My presence will do with you, and I will give you rest. – Exodus 33:14
It is the Lord who goes before you. He will be with you, he will not fail you or forsake you. Do not fear or be dismayed.” – Deuteronomy 31:8
Feed Your Heart the Right Things
While we often talk about how important it is to sleep for eight hours, eat a balanced diet, avoid too many bowls of ice-cream, and exercise to be heart-healthy, it is equally important to nourish your emotional health.
It is important to find supportive relationships, have people you can depend on and call when things feel stressful, and have someone who can help hold you accountable when you are letting things control you that do not deserve a stronghold in your life.
It is important to practice positive reinforcement – write down scriptures, prayers, and positive quotes to help you navigate the storms of life. Post them everywhere and recite them aloud!
Feed your heart the right things by taking the time to prioritize your relationship with Christ and be emotionally healthy. You can take this first step by scheduling a counseling session where we can work toward physical, emotional, and spiritual heart-health.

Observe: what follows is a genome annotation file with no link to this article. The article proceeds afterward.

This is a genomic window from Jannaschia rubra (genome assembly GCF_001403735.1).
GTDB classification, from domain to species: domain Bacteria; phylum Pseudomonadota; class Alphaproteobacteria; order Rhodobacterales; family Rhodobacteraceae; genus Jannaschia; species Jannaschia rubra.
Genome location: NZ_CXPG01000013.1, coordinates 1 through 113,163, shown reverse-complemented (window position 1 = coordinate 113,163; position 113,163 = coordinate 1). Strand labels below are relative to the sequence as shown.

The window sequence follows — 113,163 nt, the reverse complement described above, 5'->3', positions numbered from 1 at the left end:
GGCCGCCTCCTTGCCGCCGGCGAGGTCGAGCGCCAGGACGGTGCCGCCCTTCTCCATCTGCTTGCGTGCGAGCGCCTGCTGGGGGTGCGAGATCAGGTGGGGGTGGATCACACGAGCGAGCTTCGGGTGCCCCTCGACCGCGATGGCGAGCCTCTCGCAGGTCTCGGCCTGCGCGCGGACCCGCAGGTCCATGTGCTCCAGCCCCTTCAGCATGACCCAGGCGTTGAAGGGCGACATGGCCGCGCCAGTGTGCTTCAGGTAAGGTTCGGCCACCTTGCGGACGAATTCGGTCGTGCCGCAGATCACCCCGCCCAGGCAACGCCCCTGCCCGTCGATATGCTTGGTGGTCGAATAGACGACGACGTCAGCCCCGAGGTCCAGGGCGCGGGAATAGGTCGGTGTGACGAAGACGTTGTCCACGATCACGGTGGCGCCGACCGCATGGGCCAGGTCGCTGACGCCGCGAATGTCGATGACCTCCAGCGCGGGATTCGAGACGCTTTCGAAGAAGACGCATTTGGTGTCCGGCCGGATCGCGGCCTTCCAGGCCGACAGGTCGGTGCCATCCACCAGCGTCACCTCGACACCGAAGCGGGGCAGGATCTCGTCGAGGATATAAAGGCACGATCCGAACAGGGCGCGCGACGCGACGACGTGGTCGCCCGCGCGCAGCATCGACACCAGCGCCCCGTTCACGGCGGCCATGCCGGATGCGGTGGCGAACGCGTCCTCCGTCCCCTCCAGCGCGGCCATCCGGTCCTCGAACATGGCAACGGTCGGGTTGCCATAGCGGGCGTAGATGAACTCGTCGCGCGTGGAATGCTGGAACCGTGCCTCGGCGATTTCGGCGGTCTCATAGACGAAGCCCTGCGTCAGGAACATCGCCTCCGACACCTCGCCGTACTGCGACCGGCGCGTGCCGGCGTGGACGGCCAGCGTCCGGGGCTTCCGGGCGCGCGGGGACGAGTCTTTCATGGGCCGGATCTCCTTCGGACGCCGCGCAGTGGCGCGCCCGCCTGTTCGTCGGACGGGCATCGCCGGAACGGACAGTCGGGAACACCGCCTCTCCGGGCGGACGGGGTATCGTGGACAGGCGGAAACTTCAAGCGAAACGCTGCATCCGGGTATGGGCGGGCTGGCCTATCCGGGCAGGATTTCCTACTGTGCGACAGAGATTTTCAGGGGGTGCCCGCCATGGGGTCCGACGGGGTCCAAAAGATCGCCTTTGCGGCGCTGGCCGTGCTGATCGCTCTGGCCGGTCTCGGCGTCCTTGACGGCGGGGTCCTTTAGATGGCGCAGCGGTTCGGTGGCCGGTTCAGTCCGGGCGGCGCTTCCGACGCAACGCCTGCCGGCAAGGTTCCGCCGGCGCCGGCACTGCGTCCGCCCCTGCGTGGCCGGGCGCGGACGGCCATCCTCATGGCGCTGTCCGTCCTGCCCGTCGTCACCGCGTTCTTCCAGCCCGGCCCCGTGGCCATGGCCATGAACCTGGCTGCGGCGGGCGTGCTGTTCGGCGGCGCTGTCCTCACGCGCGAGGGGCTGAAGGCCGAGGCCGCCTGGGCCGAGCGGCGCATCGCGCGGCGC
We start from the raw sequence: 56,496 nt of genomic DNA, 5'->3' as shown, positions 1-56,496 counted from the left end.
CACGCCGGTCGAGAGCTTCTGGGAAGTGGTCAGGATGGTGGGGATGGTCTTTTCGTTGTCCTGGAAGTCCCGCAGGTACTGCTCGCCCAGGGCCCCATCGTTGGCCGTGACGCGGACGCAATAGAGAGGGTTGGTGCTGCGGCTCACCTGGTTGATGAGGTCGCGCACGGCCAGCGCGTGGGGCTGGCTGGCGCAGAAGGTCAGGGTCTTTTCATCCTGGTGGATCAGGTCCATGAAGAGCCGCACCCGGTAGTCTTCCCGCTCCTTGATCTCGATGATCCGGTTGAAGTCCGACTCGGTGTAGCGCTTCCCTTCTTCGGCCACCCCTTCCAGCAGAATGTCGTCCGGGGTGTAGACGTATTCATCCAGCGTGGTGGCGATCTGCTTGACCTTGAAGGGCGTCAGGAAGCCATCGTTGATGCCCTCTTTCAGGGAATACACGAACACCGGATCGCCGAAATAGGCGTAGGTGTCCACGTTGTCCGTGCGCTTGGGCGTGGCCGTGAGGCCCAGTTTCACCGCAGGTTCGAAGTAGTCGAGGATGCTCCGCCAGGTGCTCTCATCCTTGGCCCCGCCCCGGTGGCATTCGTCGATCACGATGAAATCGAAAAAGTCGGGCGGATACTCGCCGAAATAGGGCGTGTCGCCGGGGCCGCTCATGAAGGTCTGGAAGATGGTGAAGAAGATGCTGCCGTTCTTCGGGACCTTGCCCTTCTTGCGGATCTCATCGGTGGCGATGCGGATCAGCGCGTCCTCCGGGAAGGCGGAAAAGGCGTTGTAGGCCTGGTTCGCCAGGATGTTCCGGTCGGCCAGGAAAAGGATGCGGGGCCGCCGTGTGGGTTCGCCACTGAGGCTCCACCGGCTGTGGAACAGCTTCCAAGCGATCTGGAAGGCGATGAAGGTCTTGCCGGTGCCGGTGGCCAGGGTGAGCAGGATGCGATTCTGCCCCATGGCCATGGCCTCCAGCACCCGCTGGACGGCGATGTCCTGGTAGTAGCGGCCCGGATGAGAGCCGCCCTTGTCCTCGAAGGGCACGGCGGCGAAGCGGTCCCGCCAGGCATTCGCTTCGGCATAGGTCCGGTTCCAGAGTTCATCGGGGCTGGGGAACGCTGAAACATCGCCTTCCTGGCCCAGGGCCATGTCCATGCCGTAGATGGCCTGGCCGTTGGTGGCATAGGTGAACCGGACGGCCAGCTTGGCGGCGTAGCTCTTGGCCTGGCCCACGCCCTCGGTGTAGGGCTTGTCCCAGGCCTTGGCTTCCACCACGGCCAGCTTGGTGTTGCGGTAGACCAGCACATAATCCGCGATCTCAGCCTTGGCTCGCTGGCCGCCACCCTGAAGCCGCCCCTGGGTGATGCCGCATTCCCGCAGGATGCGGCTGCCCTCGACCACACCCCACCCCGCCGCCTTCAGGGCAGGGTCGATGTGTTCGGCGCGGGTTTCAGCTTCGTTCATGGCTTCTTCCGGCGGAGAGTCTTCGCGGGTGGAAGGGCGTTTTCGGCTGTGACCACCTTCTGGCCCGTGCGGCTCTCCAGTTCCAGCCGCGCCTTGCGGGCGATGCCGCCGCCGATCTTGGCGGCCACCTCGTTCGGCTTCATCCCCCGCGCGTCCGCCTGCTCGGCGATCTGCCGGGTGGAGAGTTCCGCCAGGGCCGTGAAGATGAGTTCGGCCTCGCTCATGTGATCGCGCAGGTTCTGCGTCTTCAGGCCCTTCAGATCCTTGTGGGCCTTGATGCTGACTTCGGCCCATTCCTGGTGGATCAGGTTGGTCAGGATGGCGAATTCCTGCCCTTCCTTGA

Winston Churchill said, “When I look back on all these worries, I remember the story of the old man who said on his deathbed that he had a lot of trouble in his life, most of which never happened.”
While there will always be something to think about, something to worry about, and things that we cannot control, we cannot let the circumstances of life give us tunnel vision. It is time to take the wheel and begin your journey toward emotional wellness.
“Tunnel of Trees”, Courtesy of Zoltan Tasi, Unsplash.com, CC0 License; “Light at the End of the Tunnel”, Courtesy of Florian van Duyn, Unsplash.com, CC0 License; “Spiral Stairs”, Courtesy of Mark de Jong, Unsplash.com, CC0 License; “Tube”, Courtesy of Vladimir Kramer, Unsplash.com, CC0 License